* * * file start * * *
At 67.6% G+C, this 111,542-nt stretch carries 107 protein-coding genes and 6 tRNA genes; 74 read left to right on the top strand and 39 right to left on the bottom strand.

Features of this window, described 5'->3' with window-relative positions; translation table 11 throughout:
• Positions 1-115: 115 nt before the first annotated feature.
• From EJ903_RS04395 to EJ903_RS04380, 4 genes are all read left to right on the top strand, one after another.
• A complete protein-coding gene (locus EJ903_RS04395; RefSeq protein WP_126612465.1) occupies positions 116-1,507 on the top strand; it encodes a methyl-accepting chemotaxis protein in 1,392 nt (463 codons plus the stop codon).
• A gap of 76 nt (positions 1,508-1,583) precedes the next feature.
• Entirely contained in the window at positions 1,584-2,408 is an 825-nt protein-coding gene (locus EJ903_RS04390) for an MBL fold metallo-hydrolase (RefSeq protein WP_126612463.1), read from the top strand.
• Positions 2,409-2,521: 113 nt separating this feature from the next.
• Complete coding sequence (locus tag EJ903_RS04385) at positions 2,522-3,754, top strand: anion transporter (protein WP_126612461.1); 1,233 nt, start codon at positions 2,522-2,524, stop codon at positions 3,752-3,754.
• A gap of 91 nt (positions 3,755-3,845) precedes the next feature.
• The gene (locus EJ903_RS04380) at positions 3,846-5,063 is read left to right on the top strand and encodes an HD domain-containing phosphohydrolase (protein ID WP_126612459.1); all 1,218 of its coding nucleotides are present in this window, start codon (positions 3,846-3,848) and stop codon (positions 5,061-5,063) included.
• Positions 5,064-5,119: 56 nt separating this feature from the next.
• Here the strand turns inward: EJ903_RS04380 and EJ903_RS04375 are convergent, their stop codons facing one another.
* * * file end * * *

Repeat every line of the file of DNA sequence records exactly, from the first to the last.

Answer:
At 67.6% G+C, this 111,542-nt stretch carries 107 protein-coding genes and 6 tRNA genes; 74 read left to right on the top strand and 39 right to left on the bottom strand.

Features of this window, described 5'->3' with window-relative positions; translation table 11 throughout:
• Positions 1-115: 115 nt before the first annotated feature.
• From EJ903_RS04395 to EJ903_RS04380, 4 genes are all read left to right on the top strand, one after another.
• A complete protein-coding gene (locus EJ903_RS04395; RefSeq protein WP_126612465.1) occupies positions 116-1,507 on the top strand; it encodes a methyl-accepting chemotaxis protein in 1,392 nt (463 codons plus the stop codon).
• A gap of 76 nt (positions 1,508-1,583) precedes the next feature.
• Entirely contained in the window at positions 1,584-2,408 is an 825-nt protein-coding gene (locus EJ903_RS04390) for an MBL fold metallo-hydrolase (RefSeq protein WP_126612463.1), read from the top strand.
• Positions 2,409-2,521: 113 nt separating this feature from the next.
• Complete coding sequence (locus tag EJ903_RS04385) at positions 2,522-3,754, top strand: anion transporter (protein WP_126612461.1); 1,233 nt, start codon at positions 2,522-2,524, stop codon at positions 3,752-3,754.
• A gap of 91 nt (positions 3,755-3,845) precedes the next feature.
• The gene (locus EJ903_RS04380) at positions 3,846-5,063 is read left to right on the top strand and encodes an HD domain-containing phosphohydrolase (protein ID WP_126612459.1); all 1,218 of its coding nucleotides are present in this window, start codon (positions 3,846-3,848) and stop codon (positions 5,061-5,063) included.
• Positions 5,064-5,119: 56 nt separating this feature from the next.
• Here the strand turns inward: EJ903_RS04380 and EJ903_RS04375 are convergent, their stop codons facing one another.